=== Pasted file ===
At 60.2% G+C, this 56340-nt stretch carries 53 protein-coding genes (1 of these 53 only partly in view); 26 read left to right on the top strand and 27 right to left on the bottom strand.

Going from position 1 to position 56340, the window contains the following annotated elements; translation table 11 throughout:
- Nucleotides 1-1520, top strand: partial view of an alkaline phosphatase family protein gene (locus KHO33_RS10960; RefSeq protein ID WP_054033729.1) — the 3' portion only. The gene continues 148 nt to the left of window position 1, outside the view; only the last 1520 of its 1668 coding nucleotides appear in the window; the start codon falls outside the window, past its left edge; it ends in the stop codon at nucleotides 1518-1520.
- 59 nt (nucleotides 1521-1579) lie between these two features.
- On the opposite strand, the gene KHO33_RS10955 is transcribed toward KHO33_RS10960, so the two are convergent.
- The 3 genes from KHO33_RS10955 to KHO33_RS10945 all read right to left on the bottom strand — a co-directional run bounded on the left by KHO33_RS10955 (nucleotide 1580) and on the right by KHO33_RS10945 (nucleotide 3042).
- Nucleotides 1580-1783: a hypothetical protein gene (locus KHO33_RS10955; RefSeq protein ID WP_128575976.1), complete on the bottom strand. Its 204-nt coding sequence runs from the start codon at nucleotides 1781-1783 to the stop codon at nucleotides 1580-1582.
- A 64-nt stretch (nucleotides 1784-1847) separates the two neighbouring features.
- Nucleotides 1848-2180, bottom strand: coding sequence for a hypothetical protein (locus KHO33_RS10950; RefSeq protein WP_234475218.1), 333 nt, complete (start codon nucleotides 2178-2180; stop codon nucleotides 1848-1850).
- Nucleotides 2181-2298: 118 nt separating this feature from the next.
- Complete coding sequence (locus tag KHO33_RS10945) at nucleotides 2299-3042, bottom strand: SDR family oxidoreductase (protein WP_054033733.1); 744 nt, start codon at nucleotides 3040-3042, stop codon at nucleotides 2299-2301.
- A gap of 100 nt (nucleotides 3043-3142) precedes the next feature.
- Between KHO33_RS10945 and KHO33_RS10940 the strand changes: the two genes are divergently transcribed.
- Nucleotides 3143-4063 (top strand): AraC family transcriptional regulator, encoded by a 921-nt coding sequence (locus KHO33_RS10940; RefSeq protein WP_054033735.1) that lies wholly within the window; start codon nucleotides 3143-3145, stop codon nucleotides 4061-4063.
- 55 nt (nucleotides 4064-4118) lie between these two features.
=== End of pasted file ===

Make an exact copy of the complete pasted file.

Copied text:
At 60.2% G+C, this 56340-nt stretch carries 53 protein-coding genes (1 of these 53 only partly in view); 26 read left to right on the top strand and 27 right to left on the bottom strand.

Going from position 1 to position 56340, the window contains the following annotated elements; translation table 11 throughout:
- Nucleotides 1-1520, top strand: partial view of an alkaline phosphatase family protein gene (locus KHO33_RS10960; RefSeq protein ID WP_054033729.1) — the 3' portion only. The gene continues 148 nt to the left of window position 1, outside the view; only the last 1520 of its 1668 coding nucleotides appear in the window; the start codon falls outside the window, past its left edge; it ends in the stop codon at nucleotides 1518-1520.
- 59 nt (nucleotides 1521-1579) lie between these two features.
- On the opposite strand, the gene KHO33_RS10955 is transcribed toward KHO33_RS10960, so the two are convergent.
- The 3 genes from KHO33_RS10955 to KHO33_RS10945 all read right to left on the bottom strand — a co-directional run bounded on the left by KHO33_RS10955 (nucleotide 1580) and on the right by KHO33_RS10945 (nucleotide 3042).
- Nucleotides 1580-1783: a hypothetical protein gene (locus KHO33_RS10955; RefSeq protein ID WP_128575976.1), complete on the bottom strand. Its 204-nt coding sequence runs from the start codon at nucleotides 1781-1783 to the stop codon at nucleotides 1580-1582.
- A 64-nt stretch (nucleotides 1784-1847) separates the two neighbouring features.
- Nucleotides 1848-2180, bottom strand: coding sequence for a hypothetical protein (locus KHO33_RS10950; RefSeq protein WP_234475218.1), 333 nt, complete (start codon nucleotides 2178-2180; stop codon nucleotides 1848-1850).
- Nucleotides 2181-2298: 118 nt separating this feature from the next.
- Complete coding sequence (locus tag KHO33_RS10945) at nucleotides 2299-3042, bottom strand: SDR family oxidoreductase (protein WP_054033733.1); 744 nt, start codon at nucleotides 3040-3042, stop codon at nucleotides 2299-2301.
- A gap of 100 nt (nucleotides 3043-3142) precedes the next feature.
- Between KHO33_RS10945 and KHO33_RS10940 the strand changes: the two genes are divergently transcribed.
- Nucleotides 3143-4063 (top strand): AraC family transcriptional regulator, encoded by a 921-nt coding sequence (locus KHO33_RS10940; RefSeq protein WP_054033735.1) that lies wholly within the window; start codon nucleotides 3143-3145, stop codon nucleotides 4061-4063.
- 55 nt (nucleotides 4064-4118) lie between these two features.